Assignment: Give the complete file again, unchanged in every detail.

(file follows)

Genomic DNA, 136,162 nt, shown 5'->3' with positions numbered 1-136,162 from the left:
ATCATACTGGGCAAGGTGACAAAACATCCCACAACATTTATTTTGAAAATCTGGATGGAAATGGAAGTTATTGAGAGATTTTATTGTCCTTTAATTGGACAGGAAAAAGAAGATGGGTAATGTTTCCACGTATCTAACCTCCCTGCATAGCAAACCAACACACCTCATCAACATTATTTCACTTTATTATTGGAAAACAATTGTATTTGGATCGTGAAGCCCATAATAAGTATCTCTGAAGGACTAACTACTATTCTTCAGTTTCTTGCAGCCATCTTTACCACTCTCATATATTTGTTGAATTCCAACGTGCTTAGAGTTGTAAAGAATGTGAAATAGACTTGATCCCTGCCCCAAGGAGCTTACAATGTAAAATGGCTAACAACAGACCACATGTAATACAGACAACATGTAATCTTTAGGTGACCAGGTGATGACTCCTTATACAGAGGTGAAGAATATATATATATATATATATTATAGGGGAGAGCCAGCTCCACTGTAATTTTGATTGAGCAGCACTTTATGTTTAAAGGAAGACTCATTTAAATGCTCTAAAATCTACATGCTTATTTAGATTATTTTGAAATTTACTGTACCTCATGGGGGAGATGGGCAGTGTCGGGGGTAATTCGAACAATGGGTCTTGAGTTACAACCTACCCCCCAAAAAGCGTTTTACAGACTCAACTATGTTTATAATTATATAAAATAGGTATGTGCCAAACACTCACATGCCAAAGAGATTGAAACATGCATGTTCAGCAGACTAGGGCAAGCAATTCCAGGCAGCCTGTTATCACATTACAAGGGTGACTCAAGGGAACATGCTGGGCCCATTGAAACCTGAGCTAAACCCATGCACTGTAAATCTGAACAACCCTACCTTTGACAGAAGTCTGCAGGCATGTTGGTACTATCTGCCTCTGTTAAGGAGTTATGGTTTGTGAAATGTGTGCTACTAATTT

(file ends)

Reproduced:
Genomic DNA, 136,162 nt, shown 5'->3' with positions numbered 1-136,162 from the left:
ATCATACTGGGCAAGGTGACAAAACATCCCACAACATTTATTTTGAAAATCTGGATGGAAATGGAAGTTATTGAGAGATTTTATTGTCCTTTAATTGGACAGGAAAAAGAAGATGGGTAATGTTTCCACGTATCTAACCTCCCTGCATAGCAAACCAACACACCTCATCAACATTATTTCACTTTATTATTGGAAAACAATTGTATTTGGATCGTGAAGCCCATAATAAGTATCTCTGAAGGACTAACTACTATTCTTCAGTTTCTTGCAGCCATCTTTACCACTCTCATATATTTGTTGAATTCCAACGTGCTTAGAGTTGTAAAGAATGTGAAATAGACTTGATCCCTGCCCCAAGGAGCTTACAATGTAAAATGGCTAACAACAGACCACATGTAATACAGACAACATGTAATCTTTAGGTGACCAGGTGATGACTCCTTATACAGAGGTGAAGAATATATATATATATATATATTATAGGGGAGAGCCAGCTCCACTGTAATTTTGATTGAGCAGCACTTTATGTTTAAAGGAAGACTCATTTAAATGCTCTAAAATCTACATGCTTATTTAGATTATTTTGAAATTTACTGTACCTCATGGGGGAGATGGGCAGTGTCGGGGGTAATTCGAACAATGGGTCTTGAGTTACAACCTACCCCCCAAAAAGCGTTTTACAGACTCAACTATGTTTATAATTATATAAAATAGGTATGTGCCAAACACTCACATGCCAAAGAGATTGAAACATGCATGTTCAGCAGACTAGGGCAAGCAATTCCAGGCAGCCTGTTATCACATTACAAGGGTGACTCAAGGGAACATGCTGGGCCCATTGAAACCTGAGCTAAACCCATGCACTGTAAATCTGAACAACCCTACCTTTGACAGAAGTCTGCAGGCATGTTGGTACTATCTGCCTCTGTTAAGGAGTTATGGTTTGTGAAATGTGTGCTACTAATTT